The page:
By Andy Sambidge
Bank's annual corporate global banking survey says region will be one to be targeted for growth
The banking sector in the Middle East will become more competitive over the coming two years, according to the annual Barclays Corporate Global Banking Survey.
The survey, which was conducted among 200 top executives from leading banking and insurance services providers, revealed that Asia, the Middle East and Africa were seen as key areas for significant growth.
Conversely, financial institutions said they saw limited potential for growth in Europe and even less so in North America, with the region ranked last among all financial centres in the survey.
Matt Tuck, head of Financial Institutions, Barclays Corporate, said: "There is huge work being done by global banking groups to capitalise on the strong economic growth in developing markets.
"The move by the financial services sector to generate greater penetration across Africa is also gathering pace."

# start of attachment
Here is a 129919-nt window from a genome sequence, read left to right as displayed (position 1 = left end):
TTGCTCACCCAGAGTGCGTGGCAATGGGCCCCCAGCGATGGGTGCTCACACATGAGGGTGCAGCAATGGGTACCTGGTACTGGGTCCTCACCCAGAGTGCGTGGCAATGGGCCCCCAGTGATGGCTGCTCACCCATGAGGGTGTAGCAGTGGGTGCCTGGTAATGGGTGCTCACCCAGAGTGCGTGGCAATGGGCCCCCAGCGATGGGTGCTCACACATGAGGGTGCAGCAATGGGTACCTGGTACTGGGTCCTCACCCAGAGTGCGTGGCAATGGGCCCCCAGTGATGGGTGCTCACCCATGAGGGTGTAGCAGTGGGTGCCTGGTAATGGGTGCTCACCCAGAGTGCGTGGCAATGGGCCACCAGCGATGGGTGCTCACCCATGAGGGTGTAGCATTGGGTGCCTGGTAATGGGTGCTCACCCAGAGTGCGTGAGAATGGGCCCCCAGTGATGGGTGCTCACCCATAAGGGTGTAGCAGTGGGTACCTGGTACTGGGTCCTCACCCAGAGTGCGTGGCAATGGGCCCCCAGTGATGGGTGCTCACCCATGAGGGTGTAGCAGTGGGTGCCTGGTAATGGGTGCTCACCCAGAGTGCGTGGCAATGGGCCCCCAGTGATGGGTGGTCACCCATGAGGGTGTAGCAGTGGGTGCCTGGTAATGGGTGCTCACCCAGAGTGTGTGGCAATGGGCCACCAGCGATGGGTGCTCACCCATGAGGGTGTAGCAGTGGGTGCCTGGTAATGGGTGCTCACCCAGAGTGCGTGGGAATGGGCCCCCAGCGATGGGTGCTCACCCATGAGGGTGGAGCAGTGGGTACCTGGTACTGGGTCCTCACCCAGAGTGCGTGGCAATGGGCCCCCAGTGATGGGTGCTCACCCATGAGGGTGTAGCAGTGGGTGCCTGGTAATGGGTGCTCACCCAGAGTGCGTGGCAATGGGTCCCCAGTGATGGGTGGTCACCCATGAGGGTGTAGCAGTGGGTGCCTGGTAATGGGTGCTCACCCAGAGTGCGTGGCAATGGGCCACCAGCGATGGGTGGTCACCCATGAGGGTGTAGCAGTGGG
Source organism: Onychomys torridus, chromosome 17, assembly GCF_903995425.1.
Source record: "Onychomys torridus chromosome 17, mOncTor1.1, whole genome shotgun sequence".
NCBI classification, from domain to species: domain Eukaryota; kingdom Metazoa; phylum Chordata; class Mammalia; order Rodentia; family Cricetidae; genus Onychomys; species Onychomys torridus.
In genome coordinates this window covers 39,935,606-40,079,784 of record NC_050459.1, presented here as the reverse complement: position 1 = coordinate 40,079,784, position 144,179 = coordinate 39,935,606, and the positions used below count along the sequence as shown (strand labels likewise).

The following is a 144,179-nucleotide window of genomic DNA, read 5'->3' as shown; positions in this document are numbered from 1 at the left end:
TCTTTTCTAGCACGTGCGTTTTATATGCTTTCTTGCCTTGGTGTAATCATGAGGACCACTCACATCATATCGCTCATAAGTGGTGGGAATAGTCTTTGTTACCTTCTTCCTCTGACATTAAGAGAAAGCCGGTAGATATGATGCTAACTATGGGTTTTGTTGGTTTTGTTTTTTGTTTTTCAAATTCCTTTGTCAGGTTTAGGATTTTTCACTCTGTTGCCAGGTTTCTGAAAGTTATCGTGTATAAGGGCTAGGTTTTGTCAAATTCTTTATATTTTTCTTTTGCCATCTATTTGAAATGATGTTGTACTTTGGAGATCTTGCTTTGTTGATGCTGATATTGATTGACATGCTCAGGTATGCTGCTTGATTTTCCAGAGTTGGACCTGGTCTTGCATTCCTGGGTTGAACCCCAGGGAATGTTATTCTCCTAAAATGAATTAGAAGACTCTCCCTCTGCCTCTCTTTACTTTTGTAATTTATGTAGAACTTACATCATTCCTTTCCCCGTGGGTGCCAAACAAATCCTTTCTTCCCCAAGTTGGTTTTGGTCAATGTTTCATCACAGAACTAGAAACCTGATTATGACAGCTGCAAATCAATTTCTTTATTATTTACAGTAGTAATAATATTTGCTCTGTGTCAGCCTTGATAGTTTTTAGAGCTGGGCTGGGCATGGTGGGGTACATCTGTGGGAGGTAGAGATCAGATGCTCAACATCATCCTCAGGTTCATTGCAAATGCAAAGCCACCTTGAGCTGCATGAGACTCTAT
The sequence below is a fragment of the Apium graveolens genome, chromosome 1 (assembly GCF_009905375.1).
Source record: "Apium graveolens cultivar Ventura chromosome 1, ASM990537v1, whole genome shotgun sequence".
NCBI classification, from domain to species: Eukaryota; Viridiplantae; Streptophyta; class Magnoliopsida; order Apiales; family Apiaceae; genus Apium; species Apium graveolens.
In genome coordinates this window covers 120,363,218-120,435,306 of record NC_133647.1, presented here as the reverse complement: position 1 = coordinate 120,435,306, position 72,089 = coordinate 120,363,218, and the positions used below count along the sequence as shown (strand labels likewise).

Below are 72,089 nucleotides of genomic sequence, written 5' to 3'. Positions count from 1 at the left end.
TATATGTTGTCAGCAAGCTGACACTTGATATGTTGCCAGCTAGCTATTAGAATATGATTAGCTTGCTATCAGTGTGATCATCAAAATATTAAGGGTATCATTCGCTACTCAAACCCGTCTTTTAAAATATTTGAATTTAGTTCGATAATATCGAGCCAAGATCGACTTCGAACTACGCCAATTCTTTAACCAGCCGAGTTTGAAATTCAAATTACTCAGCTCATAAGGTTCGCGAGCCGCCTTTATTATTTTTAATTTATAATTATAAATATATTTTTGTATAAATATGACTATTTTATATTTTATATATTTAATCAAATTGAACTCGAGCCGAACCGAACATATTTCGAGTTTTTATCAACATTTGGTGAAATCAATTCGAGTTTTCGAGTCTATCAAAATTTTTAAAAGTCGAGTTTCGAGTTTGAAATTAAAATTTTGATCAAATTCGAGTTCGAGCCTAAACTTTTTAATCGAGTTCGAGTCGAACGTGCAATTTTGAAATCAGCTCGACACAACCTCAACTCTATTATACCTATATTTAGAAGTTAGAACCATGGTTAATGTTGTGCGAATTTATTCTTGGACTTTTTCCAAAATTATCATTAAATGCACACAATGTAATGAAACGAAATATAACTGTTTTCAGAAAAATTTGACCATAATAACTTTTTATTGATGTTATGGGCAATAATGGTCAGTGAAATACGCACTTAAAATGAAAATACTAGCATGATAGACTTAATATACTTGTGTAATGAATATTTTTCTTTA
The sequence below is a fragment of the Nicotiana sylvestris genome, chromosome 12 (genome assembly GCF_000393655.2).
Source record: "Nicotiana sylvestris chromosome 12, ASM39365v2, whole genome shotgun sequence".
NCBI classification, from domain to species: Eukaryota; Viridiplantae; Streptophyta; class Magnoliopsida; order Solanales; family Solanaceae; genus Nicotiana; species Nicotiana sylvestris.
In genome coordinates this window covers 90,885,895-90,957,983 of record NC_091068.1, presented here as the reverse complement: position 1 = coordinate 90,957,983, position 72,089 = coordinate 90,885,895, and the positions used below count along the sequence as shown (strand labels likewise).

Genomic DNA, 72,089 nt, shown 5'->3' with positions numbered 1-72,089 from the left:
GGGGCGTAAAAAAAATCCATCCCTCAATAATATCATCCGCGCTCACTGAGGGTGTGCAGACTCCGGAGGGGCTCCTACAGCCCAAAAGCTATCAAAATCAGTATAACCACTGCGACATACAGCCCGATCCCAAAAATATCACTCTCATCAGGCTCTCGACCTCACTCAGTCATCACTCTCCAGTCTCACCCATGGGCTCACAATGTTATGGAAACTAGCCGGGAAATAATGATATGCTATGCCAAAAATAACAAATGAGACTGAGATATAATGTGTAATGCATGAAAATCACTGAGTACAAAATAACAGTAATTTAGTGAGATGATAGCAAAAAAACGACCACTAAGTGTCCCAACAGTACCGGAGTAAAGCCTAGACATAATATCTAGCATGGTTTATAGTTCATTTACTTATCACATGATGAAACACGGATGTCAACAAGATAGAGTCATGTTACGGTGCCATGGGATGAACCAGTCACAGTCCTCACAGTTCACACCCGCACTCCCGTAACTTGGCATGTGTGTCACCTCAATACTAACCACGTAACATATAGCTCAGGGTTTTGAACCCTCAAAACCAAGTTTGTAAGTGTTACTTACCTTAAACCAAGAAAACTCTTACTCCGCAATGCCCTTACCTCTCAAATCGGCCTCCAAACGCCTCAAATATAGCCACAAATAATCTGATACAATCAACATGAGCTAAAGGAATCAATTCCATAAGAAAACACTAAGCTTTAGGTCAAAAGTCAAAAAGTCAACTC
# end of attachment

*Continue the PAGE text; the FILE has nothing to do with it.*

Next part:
He added: "Europe is an incredibly important market for the banking industry, but there is a move towards spreading risk by diversifying geographies and also banking income streams.
"The banking industry is certainly in growth mode, but is becoming increasingly mobile and selective in where it targets its growth."
Earlier this month, Rory Gilbert, the managing director and head of high net worth business in the UK and Ireland at Barclays Wealth, was appointed as private banking head for the Middle East and North Africa, replacing Soha Nashaat.
Foreign banks wanting to enter the Middle East, namely the Gulf Region, seem intent on continuing their spike banking activity cycles. This approach will ride on the perceived economic revival to come but lacks the long term deep understanding of the region. Foreign banks -while clearly superior to local banks in most criteria- still failed to establish management capabilities & long term strategies that will give the much needed acceptance by the majority of customers. This will maintain their positioning in customers minds as elite's banking institutions geared at serving the top segment of the market and some of the needs of the western banking customers, though at inflated charges. How can they remedy this? The answer is as simple and hard as "you need step down from your high horses and listen to what people really need and balance that with what they are greater to deliver best". They should also indict some local talents in their teams for greater understanding.